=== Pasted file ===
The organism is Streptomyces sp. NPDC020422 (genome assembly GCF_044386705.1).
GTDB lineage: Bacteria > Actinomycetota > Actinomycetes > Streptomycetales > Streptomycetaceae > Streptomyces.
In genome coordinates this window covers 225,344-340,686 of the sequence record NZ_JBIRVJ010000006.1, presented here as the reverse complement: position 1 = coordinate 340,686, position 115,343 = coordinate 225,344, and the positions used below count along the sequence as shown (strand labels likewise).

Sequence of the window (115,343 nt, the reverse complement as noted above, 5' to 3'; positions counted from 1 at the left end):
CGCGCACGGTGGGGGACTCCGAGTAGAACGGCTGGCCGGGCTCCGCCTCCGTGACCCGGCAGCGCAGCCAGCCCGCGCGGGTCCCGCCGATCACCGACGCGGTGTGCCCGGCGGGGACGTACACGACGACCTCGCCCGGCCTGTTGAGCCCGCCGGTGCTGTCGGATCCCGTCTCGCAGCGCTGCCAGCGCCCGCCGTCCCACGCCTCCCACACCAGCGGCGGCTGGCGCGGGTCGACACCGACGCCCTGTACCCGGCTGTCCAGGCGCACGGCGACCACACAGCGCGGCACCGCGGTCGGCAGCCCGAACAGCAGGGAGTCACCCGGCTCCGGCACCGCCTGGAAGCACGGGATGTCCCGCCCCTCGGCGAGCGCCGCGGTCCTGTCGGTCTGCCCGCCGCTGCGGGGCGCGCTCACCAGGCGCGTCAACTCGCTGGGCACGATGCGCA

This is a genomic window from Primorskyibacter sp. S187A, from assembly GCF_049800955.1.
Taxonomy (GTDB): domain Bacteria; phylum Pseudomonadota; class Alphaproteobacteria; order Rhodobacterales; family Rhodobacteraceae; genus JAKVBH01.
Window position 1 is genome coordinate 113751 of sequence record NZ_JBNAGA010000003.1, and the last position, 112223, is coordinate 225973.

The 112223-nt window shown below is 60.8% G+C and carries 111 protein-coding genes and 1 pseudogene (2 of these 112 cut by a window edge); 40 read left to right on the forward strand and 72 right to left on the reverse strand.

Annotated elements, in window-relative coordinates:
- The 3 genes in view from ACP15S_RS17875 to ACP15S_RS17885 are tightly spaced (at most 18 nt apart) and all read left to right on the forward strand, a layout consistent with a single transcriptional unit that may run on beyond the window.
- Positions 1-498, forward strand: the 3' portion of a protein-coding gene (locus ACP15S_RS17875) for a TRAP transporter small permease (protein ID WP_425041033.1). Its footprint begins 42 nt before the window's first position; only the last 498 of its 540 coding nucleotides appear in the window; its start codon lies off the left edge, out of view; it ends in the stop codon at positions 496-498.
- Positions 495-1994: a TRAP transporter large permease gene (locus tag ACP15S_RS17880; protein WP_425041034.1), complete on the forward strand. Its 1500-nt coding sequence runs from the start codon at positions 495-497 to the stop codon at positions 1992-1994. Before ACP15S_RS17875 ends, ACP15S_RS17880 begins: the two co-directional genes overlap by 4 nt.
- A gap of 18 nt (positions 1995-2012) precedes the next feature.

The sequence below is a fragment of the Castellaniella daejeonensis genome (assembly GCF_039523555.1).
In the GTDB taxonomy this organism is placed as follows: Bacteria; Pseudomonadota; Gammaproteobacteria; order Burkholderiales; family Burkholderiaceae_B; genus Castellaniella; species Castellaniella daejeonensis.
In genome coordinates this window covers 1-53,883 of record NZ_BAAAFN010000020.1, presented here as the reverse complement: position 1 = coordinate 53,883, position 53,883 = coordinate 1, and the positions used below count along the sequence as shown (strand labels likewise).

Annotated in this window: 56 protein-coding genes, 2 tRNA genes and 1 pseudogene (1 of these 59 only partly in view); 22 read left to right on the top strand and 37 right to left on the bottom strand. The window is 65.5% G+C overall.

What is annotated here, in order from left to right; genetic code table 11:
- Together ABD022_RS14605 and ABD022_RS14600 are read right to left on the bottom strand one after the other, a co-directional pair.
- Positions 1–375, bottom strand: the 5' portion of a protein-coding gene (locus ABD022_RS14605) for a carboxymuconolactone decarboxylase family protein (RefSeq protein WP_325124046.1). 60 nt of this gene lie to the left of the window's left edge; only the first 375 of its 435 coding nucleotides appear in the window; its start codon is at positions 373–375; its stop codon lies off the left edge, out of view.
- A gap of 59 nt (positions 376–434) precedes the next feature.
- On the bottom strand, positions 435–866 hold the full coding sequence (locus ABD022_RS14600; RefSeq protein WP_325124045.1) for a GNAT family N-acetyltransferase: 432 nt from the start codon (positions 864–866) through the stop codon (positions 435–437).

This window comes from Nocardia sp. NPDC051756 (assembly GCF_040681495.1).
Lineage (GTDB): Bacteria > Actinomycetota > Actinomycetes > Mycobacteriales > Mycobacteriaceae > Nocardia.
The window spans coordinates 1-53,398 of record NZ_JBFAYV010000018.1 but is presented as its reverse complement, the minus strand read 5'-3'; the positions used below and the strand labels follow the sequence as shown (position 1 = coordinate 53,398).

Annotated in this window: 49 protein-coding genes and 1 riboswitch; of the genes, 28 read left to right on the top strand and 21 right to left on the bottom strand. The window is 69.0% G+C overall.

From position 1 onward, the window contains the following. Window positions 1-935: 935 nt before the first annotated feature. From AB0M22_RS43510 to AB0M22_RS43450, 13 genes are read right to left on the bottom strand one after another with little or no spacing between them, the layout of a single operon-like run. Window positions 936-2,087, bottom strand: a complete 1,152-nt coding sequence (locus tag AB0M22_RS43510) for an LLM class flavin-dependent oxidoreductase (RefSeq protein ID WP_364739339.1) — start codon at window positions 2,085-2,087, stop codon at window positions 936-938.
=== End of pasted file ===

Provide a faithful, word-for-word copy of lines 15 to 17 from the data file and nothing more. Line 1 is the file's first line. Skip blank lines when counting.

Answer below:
The sequence below is a fragment of the Castellaniella daejeonensis genome (assembly GCF_039523555.1).
In the GTDB taxonomy this organism is placed as follows: Bacteria; Pseudomonadota; Gammaproteobacteria; order Burkholderiales; family Burkholderiaceae_B; genus Castellaniella; species Castellaniella daejeonensis.
In genome coordinates this window covers 1-53,883 of record NZ_BAAAFN010000020.1, presented here as the reverse complement: position 1 = coordinate 53,883, position 53,883 = coordinate 1, and the positions used below count along the sequence as shown (strand labels likewise).